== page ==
Down Along the Valley
A Community Awaits

January 1st, 2010
by Benjamin Roberts


Many of these structures are compiled of mud, stone, and sticks. Whatever nature is able to provide, and traditionally known as "Bahreques."

Many of these structures are compiled of mud, stone, and sticks. Whatever nature is able to provide, and traditionally known as "Bahreques."

Walking along what seemed to be a once beautifully ornamented drive, the weeds and grass have now taken over the carefully placed stones. The path curves around and ascends; it looks as though there should be nothing here, yet there is another piece of random and poorly planned construction, failing to proceed years ago. It is so common here in Roatan. This specific place doesn’t even give the impression that it should exist at all. You reach the top, to the left is a large resort overlooking Caribbean and the other side, a shell of a building. Not so much resembling a skeleton nor solid structure, as the concrete walls surely someone’s dream home way back when, such as the decrepit cobblestone drive would indicate. There is a path there, to the right, cutting just past the structure and moving down and through the tall grass and forest. You reach an opening just before you descend into yet another ambiguous valley yet another structure appears. This one is not made of steel or concrete, but wood and flat metal. Dogs, almost a dozen of them in all sizes, colors, and demeanor, show their teeth but only at first instance.

There are people here too, mostly children and young adults. The parents and patriarchs arrive after dark when they are done with work. Around 15 persons in total, ages ranging from 2 to 49 years, occupying four living-quarters attached at the seams, create what appears like an exterior dormitory. The small complex of enclosed rooms, clothes wires with garments strewn about, and a chicken leave much to be desired. Three of the four families are here with permission of the owner, a man named Marco. However friends in need are beginning to move in as well and most likely don’t have his consent. They are all from the mainland and all have traveled here for a better life.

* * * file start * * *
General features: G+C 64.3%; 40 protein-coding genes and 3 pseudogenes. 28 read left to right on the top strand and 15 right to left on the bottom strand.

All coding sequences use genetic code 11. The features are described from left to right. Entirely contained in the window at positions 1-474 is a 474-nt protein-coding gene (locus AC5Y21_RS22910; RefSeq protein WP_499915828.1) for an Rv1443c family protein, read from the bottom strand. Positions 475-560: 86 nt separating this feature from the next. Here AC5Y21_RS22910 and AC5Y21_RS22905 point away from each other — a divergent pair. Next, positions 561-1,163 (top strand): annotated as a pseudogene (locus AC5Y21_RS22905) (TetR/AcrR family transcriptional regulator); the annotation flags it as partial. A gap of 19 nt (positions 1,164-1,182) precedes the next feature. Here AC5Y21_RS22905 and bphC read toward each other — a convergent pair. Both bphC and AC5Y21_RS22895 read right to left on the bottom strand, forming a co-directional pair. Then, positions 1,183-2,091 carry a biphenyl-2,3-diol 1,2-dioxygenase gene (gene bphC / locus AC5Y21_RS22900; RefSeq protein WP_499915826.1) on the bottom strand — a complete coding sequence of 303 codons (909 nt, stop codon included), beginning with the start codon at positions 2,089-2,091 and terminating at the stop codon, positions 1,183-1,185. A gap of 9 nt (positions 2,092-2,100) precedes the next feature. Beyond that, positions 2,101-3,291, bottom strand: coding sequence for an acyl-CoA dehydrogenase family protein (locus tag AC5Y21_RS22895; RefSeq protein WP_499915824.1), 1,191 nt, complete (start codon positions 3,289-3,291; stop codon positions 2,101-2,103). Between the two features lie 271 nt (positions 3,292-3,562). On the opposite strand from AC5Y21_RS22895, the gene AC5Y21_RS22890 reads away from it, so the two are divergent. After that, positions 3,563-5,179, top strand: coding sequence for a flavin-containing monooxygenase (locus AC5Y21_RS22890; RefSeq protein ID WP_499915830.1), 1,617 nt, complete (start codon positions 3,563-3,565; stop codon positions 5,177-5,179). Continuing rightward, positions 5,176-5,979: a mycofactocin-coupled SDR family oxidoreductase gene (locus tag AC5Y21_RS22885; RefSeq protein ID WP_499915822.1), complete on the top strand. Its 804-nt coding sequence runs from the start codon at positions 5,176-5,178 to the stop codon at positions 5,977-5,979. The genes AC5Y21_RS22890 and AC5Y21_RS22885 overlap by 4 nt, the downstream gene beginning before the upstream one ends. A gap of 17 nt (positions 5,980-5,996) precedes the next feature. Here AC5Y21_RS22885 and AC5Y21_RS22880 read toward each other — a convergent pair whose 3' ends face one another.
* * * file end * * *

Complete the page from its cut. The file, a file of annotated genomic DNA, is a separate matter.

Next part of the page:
Roatan provides higher wages, which attracts many immigrants from all areas throughout Honduras. Although minimum wages are indeed higher, around Lps. 7,000 per month in comparison to Lps. 5,500 on the mainland, the costs of living are substantially higher as well, thus the wage disparity. Many island immigrants do not take this into account. The case of Los Fuertes is a prime example. Many people came from the mainland because of a high demand for manual labor during Roatan’s labor boom. When this period of rapid growth subsequently ended, the surplus of workers remained with nowhere to go. When it was time for the laborers to leave, shanty towns were set up. Government and various churches were forced to get involved and began to take the area by force in favor of the squatters. Hence the name: Los Fuertes.

With no electricity, the sun seems to set more rapidly than usual

With no electricity, the sun seems to set more rapidly than usual

Times have changed. Not so many are as eager to help, nor support those once thought less fortunate. Virtually all of Roatan is now privately owned and closely watched. On October 15 the residents of a small area in Oak Ridge were kicked out of their homes, their time was up. “Oak Ridge was a disaster,” remarks a local Roatan attorney who has since moved out of realty litigation. “A disaster created mainly by the Municipal. They were more interested in receiving funds than keeping records.” Although the residents were indeed paying taxes on their homes, the all important issue of “when” and “where” was never documented. The land owner nowhere to be found, the process went unchecked until the property was handed ultimately down, and the dispute came to light. The litigation process began, the property owner won, staking claim to his new inheritance, leaving dozens homeless and angered.

As for the family along the path, like so many other families along so many other ambiguous trails, snaking through the jungle, the end of their story here on Roatan Island remains open-ended. Will it be one of dispute or resolve? Perhaps both may emerge like so many other shacks and sheds one can find along the way down in the valley. [/private]

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